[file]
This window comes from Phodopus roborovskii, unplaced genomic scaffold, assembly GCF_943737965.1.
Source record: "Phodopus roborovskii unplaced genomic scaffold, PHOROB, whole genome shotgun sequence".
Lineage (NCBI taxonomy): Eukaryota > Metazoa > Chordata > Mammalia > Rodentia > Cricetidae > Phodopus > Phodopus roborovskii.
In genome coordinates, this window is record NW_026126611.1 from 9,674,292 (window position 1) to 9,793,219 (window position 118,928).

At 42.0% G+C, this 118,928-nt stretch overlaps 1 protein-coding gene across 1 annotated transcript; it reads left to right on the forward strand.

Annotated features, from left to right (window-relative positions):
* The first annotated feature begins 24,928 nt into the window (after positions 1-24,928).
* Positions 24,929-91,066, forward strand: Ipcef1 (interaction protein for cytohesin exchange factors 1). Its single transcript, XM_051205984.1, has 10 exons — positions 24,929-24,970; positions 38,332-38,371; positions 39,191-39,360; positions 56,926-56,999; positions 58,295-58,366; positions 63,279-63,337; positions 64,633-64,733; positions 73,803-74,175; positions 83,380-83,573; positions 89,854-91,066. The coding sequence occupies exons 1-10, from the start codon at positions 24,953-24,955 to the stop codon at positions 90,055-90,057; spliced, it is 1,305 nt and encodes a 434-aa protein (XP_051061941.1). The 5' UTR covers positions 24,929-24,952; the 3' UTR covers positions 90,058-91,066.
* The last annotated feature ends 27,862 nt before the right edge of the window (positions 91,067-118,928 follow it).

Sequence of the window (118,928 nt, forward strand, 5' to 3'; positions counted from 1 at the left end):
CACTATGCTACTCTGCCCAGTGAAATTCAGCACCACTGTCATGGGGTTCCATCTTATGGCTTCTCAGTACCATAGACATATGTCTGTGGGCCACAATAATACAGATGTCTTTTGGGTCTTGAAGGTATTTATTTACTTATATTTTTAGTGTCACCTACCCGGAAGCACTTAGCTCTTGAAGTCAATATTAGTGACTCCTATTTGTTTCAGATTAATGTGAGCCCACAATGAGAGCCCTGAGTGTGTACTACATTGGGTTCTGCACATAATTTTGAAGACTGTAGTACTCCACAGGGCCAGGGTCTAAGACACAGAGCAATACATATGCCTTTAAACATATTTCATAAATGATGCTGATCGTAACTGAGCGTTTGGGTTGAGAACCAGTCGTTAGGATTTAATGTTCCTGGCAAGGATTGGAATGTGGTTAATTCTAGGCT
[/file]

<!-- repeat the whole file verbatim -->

This window comes from Phodopus roborovskii, unplaced genomic scaffold, assembly GCF_943737965.1.
Source record: "Phodopus roborovskii unplaced genomic scaffold, PHOROB, whole genome shotgun sequence".
Lineage (NCBI taxonomy): Eukaryota > Metazoa > Chordata > Mammalia > Rodentia > Cricetidae > Phodopus > Phodopus roborovskii.
In genome coordinates, this window is record NW_026126611.1 from 9,674,292 (window position 1) to 9,793,219 (window position 118,928).

At 42.0% G+C, this 118,928-nt stretch overlaps 1 protein-coding gene across 1 annotated transcript; it reads left to right on the forward strand.

Annotated features, from left to right (window-relative positions):
* The first annotated feature begins 24,928 nt into the window (after positions 1-24,928).
* Positions 24,929-91,066, forward strand: Ipcef1 (interaction protein for cytohesin exchange factors 1). Its single transcript, XM_051205984.1, has 10 exons — positions 24,929-24,970; positions 38,332-38,371; positions 39,191-39,360; positions 56,926-56,999; positions 58,295-58,366; positions 63,279-63,337; positions 64,633-64,733; positions 73,803-74,175; positions 83,380-83,573; positions 89,854-91,066. The coding sequence occupies exons 1-10, from the start codon at positions 24,953-24,955 to the stop codon at positions 90,055-90,057; spliced, it is 1,305 nt and encodes a 434-aa protein (XP_051061941.1). The 5' UTR covers positions 24,929-24,952; the 3' UTR covers positions 90,058-91,066.
* The last annotated feature ends 27,862 nt before the right edge of the window (positions 91,067-118,928 follow it).

Sequence of the window (118,928 nt, forward strand, 5' to 3'; positions counted from 1 at the left end):
CACTATGCTACTCTGCCCAGTGAAATTCAGCACCACTGTCATGGGGTTCCATCTTATGGCTTCTCAGTACCATAGACATATGTCTGTGGGCCACAATAATACAGATGTCTTTTGGGTCTTGAAGGTATTTATTTACTTATATTTTTAGTGTCACCTACCCGGAAGCACTTAGCTCTTGAAGTCAATATTAGTGACTCCTATTTGTTTCAGATTAATGTGAGCCCACAATGAGAGCCCTGAGTGTGTACTACATTGGGTTCTGCACATAATTTTGAAGACTGTAGTACTCCACAGGGCCAGGGTCTAAGACACAGAGCAATACATATGCCTTTAAACATATTTCATAAATGATGCTGATCGTAACTGAGCGTTTGGGTTGAGAACCAGTCGTTAGGATTTAATGTTCCTGGCAAGGATTGGAATGTGGTTAATTCTAGGCT